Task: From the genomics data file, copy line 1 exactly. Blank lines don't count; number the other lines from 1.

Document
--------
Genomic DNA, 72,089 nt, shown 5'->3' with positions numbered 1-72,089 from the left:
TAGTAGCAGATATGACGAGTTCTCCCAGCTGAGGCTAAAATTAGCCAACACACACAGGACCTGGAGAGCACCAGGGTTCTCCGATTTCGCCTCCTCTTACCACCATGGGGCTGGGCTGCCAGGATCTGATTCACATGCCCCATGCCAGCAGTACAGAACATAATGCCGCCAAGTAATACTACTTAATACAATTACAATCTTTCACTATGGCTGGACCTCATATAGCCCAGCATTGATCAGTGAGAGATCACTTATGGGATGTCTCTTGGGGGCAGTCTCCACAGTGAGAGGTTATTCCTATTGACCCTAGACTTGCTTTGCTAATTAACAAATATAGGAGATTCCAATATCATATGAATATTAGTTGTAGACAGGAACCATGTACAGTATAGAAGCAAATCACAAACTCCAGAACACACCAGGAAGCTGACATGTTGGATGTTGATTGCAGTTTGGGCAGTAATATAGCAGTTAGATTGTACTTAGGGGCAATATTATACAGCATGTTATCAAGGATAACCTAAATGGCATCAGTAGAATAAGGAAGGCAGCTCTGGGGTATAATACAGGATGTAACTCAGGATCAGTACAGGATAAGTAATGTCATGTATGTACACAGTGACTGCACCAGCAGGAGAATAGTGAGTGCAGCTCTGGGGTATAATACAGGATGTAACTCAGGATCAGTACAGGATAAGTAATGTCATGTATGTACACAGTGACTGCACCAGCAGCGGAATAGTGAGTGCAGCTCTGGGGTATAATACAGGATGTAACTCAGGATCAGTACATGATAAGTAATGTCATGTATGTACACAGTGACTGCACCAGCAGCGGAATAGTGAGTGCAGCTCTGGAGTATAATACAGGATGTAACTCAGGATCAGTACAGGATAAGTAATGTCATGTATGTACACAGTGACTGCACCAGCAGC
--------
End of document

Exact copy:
Genomic DNA, 72,089 nt, shown 5'->3' with positions numbered 1-72,089 from the left: